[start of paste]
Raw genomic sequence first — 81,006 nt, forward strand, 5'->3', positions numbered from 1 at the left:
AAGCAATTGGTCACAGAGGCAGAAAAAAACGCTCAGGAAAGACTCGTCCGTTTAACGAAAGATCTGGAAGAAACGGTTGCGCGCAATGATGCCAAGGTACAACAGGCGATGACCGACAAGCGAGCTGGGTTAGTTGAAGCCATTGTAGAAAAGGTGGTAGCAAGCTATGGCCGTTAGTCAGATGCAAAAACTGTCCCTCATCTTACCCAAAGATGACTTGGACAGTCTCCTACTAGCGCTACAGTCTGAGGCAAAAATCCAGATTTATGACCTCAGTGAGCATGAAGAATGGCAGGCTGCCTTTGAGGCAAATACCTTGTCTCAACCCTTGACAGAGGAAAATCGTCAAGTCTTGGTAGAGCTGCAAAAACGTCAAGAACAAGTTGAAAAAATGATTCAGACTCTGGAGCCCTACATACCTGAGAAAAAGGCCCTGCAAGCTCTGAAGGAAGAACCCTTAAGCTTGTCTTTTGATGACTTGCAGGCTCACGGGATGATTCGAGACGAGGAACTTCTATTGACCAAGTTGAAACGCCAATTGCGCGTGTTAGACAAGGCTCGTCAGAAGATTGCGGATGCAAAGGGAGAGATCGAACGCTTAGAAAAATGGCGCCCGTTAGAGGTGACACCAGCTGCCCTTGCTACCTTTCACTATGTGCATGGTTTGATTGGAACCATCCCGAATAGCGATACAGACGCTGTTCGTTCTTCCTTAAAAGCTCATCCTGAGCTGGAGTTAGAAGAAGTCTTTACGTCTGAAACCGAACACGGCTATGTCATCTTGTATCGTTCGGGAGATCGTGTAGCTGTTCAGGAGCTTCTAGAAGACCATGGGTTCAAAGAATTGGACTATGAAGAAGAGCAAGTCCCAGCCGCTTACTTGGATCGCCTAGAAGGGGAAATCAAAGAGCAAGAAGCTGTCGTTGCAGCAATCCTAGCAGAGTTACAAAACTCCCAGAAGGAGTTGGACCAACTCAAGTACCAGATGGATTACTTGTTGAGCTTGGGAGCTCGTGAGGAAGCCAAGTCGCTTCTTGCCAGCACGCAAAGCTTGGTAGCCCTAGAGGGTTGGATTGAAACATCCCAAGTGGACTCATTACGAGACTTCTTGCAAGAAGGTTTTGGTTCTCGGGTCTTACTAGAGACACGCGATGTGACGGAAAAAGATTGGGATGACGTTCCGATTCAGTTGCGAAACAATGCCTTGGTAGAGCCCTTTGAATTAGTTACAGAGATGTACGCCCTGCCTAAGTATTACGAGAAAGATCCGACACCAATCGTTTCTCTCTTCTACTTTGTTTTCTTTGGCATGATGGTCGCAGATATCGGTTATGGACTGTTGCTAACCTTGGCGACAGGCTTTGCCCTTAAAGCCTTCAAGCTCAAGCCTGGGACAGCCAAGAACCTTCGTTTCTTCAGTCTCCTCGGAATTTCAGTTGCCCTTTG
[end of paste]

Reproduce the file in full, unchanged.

Raw genomic sequence first — 81,006 nt, forward strand, 5'->3', positions numbered from 1 at the left:
AAGCAATTGGTCACAGAGGCAGAAAAAAACGCTCAGGAAAGACTCGTCCGTTTAACGAAAGATCTGGAAGAAACGGTTGCGCGCAATGATGCCAAGGTACAACAGGCGATGACCGACAAGCGAGCTGGGTTAGTTGAAGCCATTGTAGAAAAGGTGGTAGCAAGCTATGGCCGTTAGTCAGATGCAAAAACTGTCCCTCATCTTACCCAAAGATGACTTGGACAGTCTCCTACTAGCGCTACAGTCTGAGGCAAAAATCCAGATTTATGACCTCAGTGAGCATGAAGAATGGCAGGCTGCCTTTGAGGCAAATACCTTGTCTCAACCCTTGACAGAGGAAAATCGTCAAGTCTTGGTAGAGCTGCAAAAACGTCAAGAACAAGTTGAAAAAATGATTCAGACTCTGGAGCCCTACATACCTGAGAAAAAGGCCCTGCAAGCTCTGAAGGAAGAACCCTTAAGCTTGTCTTTTGATGACTTGCAGGCTCACGGGATGATTCGAGACGAGGAACTTCTATTGACCAAGTTGAAACGCCAATTGCGCGTGTTAGACAAGGCTCGTCAGAAGATTGCGGATGCAAAGGGAGAGATCGAACGCTTAGAAAAATGGCGCCCGTTAGAGGTGACACCAGCTGCCCTTGCTACCTTTCACTATGTGCATGGTTTGATTGGAACCATCCCGAATAGCGATACAGACGCTGTTCGTTCTTCCTTAAAAGCTCATCCTGAGCTGGAGTTAGAAGAAGTCTTTACGTCTGAAACCGAACACGGCTATGTCATCTTGTATCGTTCGGGAGATCGTGTAGCTGTTCAGGAGCTTCTAGAAGACCATGGGTTCAAAGAATTGGACTATGAAGAAGAGCAAGTCCCAGCCGCTTACTTGGATCGCCTAGAAGGGGAAATCAAAGAGCAAGAAGCTGTCGTTGCAGCAATCCTAGCAGAGTTACAAAACTCCCAGAAGGAGTTGGACCAACTCAAGTACCAGATGGATTACTTGTTGAGCTTGGGAGCTCGTGAGGAAGCCAAGTCGCTTCTTGCCAGCACGCAAAGCTTGGTAGCCCTAGAGGGTTGGATTGAAACATCCCAAGTGGACTCATTACGAGACTTCTTGCAAGAAGGTTTTGGTTCTCGGGTCTTACTAGAGACACGCGATGTGACGGAAAAAGATTGGGATGACGTTCCGATTCAGTTGCGAAACAATGCCTTGGTAGAGCCCTTTGAATTAGTTACAGAGATGTACGCCCTGCCTAAGTATTACGAGAAAGATCCGACACCAATCGTTTCTCTCTTCTACTTTGTTTTCTTTGGCATGATGGTCGCAGATATCGGTTATGGACTGTTGCTAACCTTGGCGACAGGCTTTGCCCTTAAAGCCTTCAAGCTCAAGCCTGGGACAGCCAAGAACCTTCGTTTCTTCAGTCTCCTCGGAATTTCAGTTGCCCTTTG